‘Dorothy Hewitt is working in the modern Romantic tradition … and her poetry gives a feeling of vitality and power under the control of a thoroughly absorbed craft.’ John Tranter. 415 p. ; 21 cm. #021021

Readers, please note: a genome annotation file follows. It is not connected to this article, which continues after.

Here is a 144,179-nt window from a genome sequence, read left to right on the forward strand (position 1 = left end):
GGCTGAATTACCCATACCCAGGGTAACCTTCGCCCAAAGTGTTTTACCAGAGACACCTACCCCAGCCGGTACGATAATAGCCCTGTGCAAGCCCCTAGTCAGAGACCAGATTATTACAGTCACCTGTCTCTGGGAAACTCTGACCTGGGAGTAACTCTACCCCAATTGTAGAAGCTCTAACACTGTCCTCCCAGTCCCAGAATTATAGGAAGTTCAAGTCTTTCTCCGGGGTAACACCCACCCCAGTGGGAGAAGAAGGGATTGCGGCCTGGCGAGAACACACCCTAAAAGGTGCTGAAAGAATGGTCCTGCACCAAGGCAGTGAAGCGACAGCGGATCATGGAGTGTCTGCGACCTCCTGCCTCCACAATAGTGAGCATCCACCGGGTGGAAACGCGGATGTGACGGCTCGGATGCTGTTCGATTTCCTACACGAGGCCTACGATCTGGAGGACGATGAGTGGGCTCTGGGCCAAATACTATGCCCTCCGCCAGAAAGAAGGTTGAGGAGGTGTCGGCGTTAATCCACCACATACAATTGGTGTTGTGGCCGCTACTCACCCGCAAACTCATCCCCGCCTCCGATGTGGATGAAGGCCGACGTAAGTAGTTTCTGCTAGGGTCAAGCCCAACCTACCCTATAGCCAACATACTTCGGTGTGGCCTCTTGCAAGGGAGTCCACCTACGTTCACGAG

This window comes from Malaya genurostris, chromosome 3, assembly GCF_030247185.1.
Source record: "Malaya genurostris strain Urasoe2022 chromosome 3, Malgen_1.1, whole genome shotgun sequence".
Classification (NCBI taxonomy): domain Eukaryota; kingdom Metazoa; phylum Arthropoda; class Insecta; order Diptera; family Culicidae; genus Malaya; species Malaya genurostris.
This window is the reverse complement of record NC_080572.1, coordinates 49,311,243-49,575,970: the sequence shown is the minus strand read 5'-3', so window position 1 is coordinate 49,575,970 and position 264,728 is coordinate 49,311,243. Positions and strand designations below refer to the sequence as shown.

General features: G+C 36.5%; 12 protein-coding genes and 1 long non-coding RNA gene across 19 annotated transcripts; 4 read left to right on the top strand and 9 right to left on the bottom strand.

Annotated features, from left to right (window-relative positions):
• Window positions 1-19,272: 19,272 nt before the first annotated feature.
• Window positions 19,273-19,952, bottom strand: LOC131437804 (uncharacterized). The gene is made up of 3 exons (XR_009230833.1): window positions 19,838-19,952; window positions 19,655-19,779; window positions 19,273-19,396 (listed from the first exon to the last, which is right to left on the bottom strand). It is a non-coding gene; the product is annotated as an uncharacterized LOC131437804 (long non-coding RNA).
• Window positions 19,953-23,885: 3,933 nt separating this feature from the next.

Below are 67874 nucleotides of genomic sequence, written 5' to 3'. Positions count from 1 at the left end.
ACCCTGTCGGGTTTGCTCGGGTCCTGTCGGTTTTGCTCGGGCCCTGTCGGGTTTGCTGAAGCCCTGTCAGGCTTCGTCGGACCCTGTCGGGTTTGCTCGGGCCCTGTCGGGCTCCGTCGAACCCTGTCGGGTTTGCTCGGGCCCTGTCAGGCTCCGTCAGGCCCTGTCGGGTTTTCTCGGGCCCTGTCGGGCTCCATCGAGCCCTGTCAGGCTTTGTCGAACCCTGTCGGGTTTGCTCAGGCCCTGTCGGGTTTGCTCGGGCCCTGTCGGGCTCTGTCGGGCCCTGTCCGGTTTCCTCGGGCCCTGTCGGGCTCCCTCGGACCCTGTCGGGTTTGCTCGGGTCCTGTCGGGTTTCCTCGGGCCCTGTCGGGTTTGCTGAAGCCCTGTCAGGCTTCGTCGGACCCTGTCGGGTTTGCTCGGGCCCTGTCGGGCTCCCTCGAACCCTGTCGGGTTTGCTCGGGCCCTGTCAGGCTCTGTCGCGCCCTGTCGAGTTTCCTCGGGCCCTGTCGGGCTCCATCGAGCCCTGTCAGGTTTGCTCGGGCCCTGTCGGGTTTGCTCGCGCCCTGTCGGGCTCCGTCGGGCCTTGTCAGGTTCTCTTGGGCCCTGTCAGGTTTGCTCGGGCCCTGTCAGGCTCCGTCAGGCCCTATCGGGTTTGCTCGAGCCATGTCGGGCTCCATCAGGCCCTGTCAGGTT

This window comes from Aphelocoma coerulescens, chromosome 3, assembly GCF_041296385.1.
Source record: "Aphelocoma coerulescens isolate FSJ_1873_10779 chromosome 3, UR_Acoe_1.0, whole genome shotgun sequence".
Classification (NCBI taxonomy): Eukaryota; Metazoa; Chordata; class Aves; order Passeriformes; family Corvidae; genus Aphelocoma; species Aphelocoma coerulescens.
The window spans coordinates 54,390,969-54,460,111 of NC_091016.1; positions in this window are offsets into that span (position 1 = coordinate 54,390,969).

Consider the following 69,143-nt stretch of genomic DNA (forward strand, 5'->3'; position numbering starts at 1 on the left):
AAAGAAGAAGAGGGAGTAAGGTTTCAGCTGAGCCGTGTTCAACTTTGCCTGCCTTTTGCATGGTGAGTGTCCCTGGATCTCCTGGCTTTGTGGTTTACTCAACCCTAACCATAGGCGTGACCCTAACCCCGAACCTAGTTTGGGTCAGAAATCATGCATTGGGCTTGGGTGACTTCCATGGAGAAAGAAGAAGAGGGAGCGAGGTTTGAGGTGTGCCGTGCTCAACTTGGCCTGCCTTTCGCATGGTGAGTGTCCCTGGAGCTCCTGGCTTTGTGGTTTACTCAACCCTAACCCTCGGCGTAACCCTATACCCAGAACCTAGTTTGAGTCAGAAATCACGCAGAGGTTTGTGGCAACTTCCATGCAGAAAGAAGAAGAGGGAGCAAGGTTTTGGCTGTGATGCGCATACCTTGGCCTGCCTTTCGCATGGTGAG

Dorothy Hewett was born on May 21, 1923 in Perth, Australia. She was an Australian feminist poet, novelist, and playwright. She was brought up on a sheep farm in Western Australia. In 1944 Hewett began studying English at the University of Western Australia (UWA). It was here that she joined the Communist Party in 1946. Also during her time at UWA she won a major drama competition and a national poetry competition. Hewett published her first novel, Bobbin Up, in 1959. The novel is regarded as an example of social realism. In 1967 Hewett’s increasing disillusionment with Communist politics was evidenced by her collection Hidden Journey. In 1973 Hewett was awarded one of the first fellowships by the Australia Council. The organisation granted her several fellowships, and later awarded her a lifetime emeritus fellowship. During her life she wrote 15 plays, the most famous of which are: This Old Man Comes Rolling Home (1967), The Chapel Perilous (1972), and The Golden Oldies (1981). Several plays, such as The Man From Mukinupin (1979), were written in collaboration with Australian composer Jim Cotter. In 1975, she published a controversial collection of poems, Rapunzel in Suburbia. Virago Press. Published the first volume of her autobiography, Wild Card, in 1990. The book dealt with her lifelong quest for sexual freedom and the negative responses she received. Two years later she published her second novel, The Toucher. In 1990 a painting of Hewett by artist Geoffrey Proud won the Archibald Prize, Australia’s most prominent portrait prize. Dorothy Hewett passed away on August 25, 2002.
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